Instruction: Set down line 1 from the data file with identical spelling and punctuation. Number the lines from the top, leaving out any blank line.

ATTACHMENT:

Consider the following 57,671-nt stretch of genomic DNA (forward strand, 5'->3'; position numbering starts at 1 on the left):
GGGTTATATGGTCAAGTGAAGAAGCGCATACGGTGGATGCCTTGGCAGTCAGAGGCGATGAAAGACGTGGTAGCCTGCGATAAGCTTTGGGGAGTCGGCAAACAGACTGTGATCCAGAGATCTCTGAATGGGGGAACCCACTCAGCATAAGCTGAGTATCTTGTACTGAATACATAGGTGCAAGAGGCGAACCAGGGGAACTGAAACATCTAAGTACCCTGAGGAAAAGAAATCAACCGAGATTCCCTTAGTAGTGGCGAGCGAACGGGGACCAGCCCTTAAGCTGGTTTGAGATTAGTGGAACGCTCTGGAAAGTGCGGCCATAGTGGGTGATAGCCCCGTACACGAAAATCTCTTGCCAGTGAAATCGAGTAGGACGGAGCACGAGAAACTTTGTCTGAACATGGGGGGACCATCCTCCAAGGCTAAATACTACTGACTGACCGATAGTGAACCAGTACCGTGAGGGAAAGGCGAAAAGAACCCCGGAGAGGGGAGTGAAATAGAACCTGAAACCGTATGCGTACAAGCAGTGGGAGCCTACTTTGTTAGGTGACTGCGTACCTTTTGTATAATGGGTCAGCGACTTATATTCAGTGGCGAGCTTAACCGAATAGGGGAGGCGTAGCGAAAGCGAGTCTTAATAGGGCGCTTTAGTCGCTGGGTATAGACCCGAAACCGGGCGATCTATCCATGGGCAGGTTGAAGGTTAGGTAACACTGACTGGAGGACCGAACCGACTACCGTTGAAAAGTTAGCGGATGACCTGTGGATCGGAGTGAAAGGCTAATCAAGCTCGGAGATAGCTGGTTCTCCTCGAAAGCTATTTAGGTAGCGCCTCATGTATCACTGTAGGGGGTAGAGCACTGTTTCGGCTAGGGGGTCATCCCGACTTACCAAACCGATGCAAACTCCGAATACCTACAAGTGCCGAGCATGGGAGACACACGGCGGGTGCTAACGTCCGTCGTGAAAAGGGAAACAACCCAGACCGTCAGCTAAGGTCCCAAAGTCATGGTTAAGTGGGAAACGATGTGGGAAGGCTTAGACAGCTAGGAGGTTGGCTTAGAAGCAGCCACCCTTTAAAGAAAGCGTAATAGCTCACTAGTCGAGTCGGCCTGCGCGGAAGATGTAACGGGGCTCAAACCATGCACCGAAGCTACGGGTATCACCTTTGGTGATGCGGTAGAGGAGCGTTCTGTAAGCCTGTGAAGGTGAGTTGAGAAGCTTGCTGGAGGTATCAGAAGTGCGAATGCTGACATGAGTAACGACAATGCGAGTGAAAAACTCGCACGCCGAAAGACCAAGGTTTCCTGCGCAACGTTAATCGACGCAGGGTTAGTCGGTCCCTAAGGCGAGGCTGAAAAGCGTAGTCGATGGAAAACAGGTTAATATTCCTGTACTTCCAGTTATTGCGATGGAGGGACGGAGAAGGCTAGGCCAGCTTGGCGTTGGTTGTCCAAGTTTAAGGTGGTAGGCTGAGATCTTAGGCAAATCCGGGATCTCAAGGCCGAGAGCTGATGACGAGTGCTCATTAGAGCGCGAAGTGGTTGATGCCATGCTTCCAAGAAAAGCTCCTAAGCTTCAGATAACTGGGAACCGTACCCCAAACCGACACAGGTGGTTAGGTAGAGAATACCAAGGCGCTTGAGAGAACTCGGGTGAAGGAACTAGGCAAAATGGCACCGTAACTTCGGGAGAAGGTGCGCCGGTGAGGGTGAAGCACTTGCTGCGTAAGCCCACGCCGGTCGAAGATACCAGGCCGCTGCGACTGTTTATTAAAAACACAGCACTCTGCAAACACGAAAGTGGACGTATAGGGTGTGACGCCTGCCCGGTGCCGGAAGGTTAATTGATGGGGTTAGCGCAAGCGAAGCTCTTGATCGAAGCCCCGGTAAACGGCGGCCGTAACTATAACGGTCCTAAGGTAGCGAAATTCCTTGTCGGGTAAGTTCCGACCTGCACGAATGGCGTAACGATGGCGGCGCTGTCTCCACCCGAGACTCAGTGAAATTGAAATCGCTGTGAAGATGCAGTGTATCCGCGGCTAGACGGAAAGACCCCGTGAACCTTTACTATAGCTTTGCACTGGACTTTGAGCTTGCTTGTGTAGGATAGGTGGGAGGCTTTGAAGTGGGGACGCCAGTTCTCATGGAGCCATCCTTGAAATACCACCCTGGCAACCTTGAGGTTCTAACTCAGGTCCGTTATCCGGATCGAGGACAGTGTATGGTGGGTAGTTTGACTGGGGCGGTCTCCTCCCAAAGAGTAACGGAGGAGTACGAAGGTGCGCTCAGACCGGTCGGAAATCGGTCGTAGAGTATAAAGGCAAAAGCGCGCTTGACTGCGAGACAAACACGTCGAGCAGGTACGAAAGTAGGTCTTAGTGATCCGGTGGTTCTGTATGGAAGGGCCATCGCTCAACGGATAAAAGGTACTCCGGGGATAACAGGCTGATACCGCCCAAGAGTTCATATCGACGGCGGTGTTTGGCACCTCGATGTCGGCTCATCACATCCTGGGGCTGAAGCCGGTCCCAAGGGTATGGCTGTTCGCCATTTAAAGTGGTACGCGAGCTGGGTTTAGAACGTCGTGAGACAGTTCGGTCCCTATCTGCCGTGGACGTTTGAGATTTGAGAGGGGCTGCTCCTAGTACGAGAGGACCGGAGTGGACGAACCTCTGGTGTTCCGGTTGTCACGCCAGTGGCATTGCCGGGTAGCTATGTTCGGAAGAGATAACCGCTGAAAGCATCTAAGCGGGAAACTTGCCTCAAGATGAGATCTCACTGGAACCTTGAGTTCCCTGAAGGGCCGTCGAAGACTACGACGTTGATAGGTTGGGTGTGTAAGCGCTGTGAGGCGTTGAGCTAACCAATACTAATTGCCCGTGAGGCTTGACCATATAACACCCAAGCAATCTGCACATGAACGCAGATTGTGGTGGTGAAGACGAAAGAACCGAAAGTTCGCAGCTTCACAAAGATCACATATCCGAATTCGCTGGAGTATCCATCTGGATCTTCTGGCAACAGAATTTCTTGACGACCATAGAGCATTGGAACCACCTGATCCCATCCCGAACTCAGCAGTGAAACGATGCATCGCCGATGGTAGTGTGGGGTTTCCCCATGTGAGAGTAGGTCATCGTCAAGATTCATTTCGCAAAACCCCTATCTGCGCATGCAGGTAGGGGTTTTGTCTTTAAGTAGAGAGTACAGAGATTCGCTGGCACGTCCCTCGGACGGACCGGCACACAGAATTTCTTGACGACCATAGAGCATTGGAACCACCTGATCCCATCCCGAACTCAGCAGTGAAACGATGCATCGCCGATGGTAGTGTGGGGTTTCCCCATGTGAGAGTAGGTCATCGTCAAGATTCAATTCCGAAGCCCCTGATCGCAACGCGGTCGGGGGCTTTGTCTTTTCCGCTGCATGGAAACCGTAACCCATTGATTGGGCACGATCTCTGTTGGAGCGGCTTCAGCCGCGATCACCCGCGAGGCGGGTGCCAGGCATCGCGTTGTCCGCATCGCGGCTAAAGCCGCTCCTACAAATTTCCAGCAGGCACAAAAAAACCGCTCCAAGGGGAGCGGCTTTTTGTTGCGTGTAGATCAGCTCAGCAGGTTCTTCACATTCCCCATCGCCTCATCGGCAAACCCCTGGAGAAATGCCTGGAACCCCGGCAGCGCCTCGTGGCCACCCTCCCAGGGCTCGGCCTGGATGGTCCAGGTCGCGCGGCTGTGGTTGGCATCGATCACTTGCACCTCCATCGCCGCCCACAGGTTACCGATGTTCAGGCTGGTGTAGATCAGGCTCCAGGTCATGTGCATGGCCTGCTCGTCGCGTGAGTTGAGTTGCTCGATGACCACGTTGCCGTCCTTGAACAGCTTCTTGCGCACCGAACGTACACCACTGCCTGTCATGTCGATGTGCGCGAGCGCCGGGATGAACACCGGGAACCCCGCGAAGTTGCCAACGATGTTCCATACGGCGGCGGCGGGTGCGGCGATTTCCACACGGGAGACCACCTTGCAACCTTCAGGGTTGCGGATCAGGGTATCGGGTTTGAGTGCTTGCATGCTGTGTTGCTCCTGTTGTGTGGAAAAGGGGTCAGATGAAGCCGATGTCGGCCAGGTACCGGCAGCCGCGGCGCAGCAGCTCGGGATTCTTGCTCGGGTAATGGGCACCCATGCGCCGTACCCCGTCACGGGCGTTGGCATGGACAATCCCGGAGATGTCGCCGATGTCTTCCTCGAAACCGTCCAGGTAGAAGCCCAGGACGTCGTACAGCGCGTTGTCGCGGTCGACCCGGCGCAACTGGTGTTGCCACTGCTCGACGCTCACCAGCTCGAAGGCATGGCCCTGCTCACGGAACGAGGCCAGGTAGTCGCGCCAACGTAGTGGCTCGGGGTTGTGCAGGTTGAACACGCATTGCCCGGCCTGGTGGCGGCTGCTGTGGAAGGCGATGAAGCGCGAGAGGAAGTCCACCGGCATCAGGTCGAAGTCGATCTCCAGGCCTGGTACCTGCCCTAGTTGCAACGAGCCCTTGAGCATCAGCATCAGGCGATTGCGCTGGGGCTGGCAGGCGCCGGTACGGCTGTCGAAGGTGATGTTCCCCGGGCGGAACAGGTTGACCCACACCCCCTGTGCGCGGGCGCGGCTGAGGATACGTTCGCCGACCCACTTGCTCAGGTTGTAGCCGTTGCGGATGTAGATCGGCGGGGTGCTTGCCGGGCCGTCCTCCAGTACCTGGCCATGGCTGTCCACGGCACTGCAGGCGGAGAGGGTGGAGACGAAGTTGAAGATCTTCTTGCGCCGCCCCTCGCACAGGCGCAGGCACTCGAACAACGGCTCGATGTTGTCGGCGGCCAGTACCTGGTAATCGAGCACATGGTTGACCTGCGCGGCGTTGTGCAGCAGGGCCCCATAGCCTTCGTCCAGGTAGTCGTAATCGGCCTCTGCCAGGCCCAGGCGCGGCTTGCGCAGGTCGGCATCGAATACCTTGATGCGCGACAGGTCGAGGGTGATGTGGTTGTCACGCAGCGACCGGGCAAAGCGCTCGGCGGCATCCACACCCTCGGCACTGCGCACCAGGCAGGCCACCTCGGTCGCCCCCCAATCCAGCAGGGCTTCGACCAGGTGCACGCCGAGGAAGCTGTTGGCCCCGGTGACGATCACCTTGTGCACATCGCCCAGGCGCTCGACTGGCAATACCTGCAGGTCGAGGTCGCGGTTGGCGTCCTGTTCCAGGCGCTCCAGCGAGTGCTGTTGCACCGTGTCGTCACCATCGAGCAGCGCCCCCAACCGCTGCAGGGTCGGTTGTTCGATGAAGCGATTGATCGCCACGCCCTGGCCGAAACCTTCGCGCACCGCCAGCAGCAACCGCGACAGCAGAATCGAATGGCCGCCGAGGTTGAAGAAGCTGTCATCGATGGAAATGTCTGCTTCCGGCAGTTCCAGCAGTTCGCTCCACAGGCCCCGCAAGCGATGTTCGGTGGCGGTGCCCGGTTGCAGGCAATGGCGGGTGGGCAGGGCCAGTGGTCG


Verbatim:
Consider the following 57,671-nt stretch of genomic DNA (forward strand, 5'->3'; position numbering starts at 1 on the left):